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Increased Soil Carbon Sequestration Under Elevated CO2, Warming and Drought

Paper Reviewed
Dietzen, C.A., Larsen, K.S., Ambus, P.L., Michelsen, A., Ardnal, M.F., Beier, C., Reinsch, S. and Schmidt, I.K. 2019. Accumulation of soil carbon under elevated CO2 unaffected by warming and drought. Global Change Biology 25: 2970-2977.

One of the fears related to projections of future CO2-induced global warming is that rising temperatures will stimulate microbial decomposition of soil carbon, which will increase rates of soil respiration and release CO2 into the atmosphere, potentially producing a positive feedback to rising global temperatures. However several experimental research studies manipulating temperature and CO2 have indicated this hypothesis is not correct. The latest work to do so comes from Dietzen et al. (2019).

Writing in the journal Global Change Biology, the eight scientists conducted an eight year field study at a site in Brandbjerg, Denmark, of a dry heath/grassland ecosystem dominated by two perennial species, a grass (Deschampsia flexuosa) that dominates with approximately 70% cover and an evergreen dwarf shrub (Calluna vulgaris) that accounts for the remainder. There, Dietzen et al. utilized a multifactor design approach to investigate the effects of elevated CO2, warming and drought on soil carbon stocks to a depth of 30 cm. Atmospheric CO2 enrichment was administered to a target value of 510 ppm via a free-air CO2 enrichment (FACE) design from dusk until dawn, but was not applied during periods of complete snow cover. Warming was achieved via the use of curtains that reflected infrared radiation back to the soil surface, which effectively warmed the soil temperatures by 0.4°C during the summer and 0.2°C in the winter. Drought periods were introduced one or two times each year in the spring or summer by excluding rainfall via exclusion curtains during rain events, which exclusion was continued until the soil water content fell below 5% in the upper 20 cm of the soil profile, at which point rewetting was allowed so as to maintain soil moisture above the wilting point. Drought periods typically lasted between 1 and 5 weeks, which corresponded to the typical drought period that occurs naturally at the site.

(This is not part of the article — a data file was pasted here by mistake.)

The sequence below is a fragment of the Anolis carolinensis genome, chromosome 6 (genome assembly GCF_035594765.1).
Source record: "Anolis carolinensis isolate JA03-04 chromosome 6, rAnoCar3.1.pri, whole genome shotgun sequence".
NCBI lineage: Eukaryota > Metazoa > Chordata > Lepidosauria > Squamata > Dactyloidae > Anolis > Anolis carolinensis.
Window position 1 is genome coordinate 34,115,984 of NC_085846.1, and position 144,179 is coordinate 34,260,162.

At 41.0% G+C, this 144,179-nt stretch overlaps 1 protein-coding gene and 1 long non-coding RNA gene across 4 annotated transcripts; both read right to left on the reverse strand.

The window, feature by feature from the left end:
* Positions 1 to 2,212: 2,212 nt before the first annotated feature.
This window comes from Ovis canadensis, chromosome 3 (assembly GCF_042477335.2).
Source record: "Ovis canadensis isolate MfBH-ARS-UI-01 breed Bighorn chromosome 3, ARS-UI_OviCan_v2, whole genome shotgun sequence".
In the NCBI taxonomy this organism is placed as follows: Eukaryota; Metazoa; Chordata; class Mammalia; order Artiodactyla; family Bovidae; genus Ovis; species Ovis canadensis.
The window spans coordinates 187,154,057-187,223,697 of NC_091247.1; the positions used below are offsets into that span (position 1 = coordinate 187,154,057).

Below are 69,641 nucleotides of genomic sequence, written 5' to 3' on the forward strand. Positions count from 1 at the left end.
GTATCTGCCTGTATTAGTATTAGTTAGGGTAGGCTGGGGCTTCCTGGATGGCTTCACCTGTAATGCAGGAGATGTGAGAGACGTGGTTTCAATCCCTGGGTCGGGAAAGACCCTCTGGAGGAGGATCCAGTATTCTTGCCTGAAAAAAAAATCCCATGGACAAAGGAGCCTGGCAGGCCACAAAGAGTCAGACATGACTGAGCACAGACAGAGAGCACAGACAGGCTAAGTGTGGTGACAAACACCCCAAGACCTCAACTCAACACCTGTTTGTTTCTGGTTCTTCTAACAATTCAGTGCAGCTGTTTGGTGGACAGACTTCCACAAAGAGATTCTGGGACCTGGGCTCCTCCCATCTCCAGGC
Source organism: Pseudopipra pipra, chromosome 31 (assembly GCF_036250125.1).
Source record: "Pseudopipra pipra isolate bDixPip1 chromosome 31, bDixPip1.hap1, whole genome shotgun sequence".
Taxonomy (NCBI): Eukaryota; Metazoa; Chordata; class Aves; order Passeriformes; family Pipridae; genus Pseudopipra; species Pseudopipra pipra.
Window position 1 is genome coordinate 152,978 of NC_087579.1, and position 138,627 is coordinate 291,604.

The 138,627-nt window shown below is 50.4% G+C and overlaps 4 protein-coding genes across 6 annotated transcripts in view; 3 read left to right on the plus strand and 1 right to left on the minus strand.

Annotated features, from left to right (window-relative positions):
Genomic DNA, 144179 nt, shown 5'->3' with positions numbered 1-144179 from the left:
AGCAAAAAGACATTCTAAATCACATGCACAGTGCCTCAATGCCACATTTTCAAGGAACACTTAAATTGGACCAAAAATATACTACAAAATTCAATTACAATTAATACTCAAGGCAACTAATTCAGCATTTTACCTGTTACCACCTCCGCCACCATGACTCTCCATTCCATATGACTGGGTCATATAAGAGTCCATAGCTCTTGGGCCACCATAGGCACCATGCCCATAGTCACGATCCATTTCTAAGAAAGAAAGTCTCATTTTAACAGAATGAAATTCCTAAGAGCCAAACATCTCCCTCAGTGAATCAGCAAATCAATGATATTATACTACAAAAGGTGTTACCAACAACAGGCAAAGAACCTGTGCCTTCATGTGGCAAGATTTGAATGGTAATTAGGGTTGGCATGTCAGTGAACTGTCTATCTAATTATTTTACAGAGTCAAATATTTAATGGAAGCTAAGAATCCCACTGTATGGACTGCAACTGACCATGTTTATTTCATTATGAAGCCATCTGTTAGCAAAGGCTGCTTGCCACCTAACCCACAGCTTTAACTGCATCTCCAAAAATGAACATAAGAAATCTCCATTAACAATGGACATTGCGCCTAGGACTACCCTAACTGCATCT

So what did the study reveal?

As shown in the figure below, Dietzen et al. report that "elevated CO2 had a positive effect on soil carbon stocks in the studied temperate heath-grassland," increasing soil carbon by 18.8% between year 2 and year 8. And yet this CO2-induced increase could ultimately be a conservative estimate, for according to the authors, when pretreatment data were considered (i.e., soil carbon measurements made prior to the start of the experiment), it was determined that the elevated CO2 plots initially contained substantially less carbon than the ambient plots (3.91 vs 5.06 kg C/m2). Thus, the actual increase in soil carbon due to elevated CO2 was a much larger 50.1% when factoring in this difference.

Dietzen et al. also report that, contrary to fears of a positive feedback under rising temperatures, the "observed increase in soil carbon due to the stimulating effect of elevated CO2 on belowground plant growth was not diminished by either drought or warming, signifying that elevated CO2 had a stronger effect on soil carbon than either of these climatic variables" And because of this fact, the authors conclude that, "given the lack of significant interactions between treatments, our results suggest that moderate changes in warming and drought are unlikely to modify the rate of increase in soil carbon stocks under elevated CO2." Consequently, they add that this site (and likely sites elsewhere around the globe) is "expected to store more carbon under future climate conditions, serving as a negative feedback to elevated atmospheric CO2 concentrations."

Figure 1. Mean soil carbon (C) stocks for each of the eight individual treatments under ambient CO2 (left panel) and elevated CO2 (right panel). Error bars indicate 1 SEM. Treatments include: ambient control (A), drought (D), warming (T), warming + drought (TD), elevated CO2 (CO2), drought + elevated CO2 (DCO2), warming + elevated CO2 (TCO2), and warming + drought + elevated CO2 (TDCO2). Source: Adapted from Dietzen et al. (2019).

Posted 23 September 2019